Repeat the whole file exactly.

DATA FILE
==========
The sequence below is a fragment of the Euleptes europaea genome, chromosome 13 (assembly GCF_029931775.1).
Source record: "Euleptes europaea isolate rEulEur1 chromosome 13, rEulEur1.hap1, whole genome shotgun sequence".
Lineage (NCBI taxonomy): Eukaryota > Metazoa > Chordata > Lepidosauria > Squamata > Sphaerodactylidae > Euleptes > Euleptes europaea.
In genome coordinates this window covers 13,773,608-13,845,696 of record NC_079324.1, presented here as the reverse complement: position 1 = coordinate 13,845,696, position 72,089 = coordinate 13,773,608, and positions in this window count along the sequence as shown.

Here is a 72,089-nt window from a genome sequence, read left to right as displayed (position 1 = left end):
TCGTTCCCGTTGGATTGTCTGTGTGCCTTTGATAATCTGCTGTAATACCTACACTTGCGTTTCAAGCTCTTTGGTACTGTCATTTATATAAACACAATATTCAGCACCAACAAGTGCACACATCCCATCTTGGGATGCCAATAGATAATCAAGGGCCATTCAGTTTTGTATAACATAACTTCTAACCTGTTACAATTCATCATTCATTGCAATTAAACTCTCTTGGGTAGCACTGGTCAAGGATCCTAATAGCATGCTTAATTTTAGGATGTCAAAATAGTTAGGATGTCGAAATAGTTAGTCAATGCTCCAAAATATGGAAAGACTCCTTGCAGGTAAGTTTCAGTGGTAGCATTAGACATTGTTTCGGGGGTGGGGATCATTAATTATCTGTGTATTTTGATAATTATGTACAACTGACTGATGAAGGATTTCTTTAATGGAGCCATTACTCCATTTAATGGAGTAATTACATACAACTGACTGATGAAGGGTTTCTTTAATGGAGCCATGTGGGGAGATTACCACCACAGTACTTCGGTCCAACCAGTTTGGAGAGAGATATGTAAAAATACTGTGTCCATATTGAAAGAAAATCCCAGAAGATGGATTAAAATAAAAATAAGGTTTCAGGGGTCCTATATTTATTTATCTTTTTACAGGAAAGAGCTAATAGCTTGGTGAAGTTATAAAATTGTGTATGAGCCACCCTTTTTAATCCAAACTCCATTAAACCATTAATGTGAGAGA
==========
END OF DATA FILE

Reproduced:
The sequence below is a fragment of the Euleptes europaea genome, chromosome 13 (assembly GCF_029931775.1).
Source record: "Euleptes europaea isolate rEulEur1 chromosome 13, rEulEur1.hap1, whole genome shotgun sequence".
Lineage (NCBI taxonomy): Eukaryota > Metazoa > Chordata > Lepidosauria > Squamata > Sphaerodactylidae > Euleptes > Euleptes europaea.
In genome coordinates this window covers 13,773,608-13,845,696 of record NC_079324.1, presented here as the reverse complement: position 1 = coordinate 13,845,696, position 72,089 = coordinate 13,773,608, and positions in this window count along the sequence as shown.

Here is a 72,089-nt window from a genome sequence, read left to right as displayed (position 1 = left end):
TCGTTCCCGTTGGATTGTCTGTGTGCCTTTGATAATCTGCTGTAATACCTACACTTGCGTTTCAAGCTCTTTGGTACTGTCATTTATATAAACACAATATTCAGCACCAACAAGTGCACACATCCCATCTTGGGATGCCAATAGATAATCAAGGGCCATTCAGTTTTGTATAACATAACTTCTAACCTGTTACAATTCATCATTCATTGCAATTAAACTCTCTTGGGTAGCACTGGTCAAGGATCCTAATAGCATGCTTAATTTTAGGATGTCAAAATAGTTAGGATGTCGAAATAGTTAGTCAATGCTCCAAAATATGGAAAGACTCCTTGCAGGTAAGTTTCAGTGGTAGCATTAGACATTGTTTCGGGGGTGGGGATCATTAATTATCTGTGTATTTTGATAATTATGTACAACTGACTGATGAAGGATTTCTTTAATGGAGCCATTACTCCATTTAATGGAGTAATTACATACAACTGACTGATGAAGGGTTTCTTTAATGGAGCCATGTGGGGAGATTACCACCACAGTACTTCGGTCCAACCAGTTTGGAGAGAGATATGTAAAAATACTGTGTCCATATTGAAAGAAAATCCCAGAAGATGGATTAAAATAAAAATAAGGTTTCAGGGGTCCTATATTTATTTATCTTTTTACAGGAAAGAGCTAATAGCTTGGTGAAGTTATAAAATTGTGTATGAGCCACCCTTTTTAATCCAAACTCCATTAAACCATTAATGTGAGAGA